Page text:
The magnetic chomp of a Venus flytrap—and more dispatches from science’s front lines

New discoveries in biomagnetism, COVID-19’s environmental costs, and a dinosaur’s wing

When the Venus flytrap’s jawlike leaves are stimulated by prey, the plant produces a small magnetic field, new research has found. Such fields have been detected in only two other plants: a bean and a single-celled alga. The scientists who discovered this field think it’s a by-product of electrical impulses that trigger the flytrap’s leaves to close. Biomagnetism of this type has been studied extensively in the human brain but is less understood in plants. —Annie Roth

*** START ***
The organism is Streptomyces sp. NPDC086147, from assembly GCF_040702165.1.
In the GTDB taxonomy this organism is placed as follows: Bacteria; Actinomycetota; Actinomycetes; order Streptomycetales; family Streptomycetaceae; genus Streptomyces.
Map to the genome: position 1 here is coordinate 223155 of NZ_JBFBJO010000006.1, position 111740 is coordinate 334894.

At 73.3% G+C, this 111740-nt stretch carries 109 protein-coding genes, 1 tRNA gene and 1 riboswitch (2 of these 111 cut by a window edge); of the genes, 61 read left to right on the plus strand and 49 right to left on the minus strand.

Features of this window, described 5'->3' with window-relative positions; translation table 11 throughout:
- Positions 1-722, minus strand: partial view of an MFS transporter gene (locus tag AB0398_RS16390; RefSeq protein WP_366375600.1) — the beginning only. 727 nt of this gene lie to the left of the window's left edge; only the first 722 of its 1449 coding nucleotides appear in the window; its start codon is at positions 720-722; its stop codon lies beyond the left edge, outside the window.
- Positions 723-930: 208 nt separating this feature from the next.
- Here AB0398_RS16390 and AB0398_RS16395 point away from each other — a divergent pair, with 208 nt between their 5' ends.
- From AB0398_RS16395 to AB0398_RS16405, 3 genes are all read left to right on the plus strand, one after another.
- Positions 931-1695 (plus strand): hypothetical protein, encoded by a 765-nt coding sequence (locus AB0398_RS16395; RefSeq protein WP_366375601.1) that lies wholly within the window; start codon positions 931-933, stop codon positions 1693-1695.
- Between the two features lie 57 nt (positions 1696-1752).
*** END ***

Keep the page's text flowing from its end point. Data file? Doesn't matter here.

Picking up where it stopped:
The fight against COVID-19 has had environmental costs. Mountains of personal protective equipment have been discarded—at one point, an estimated 3.4 billion masks a day. What shielded humans now harms wildlife, like the perch trapped in this glove in the Netherlands and countless birds snared in mask straps. —AR

(For young climate activists, the pandemic is the defining moment for action)

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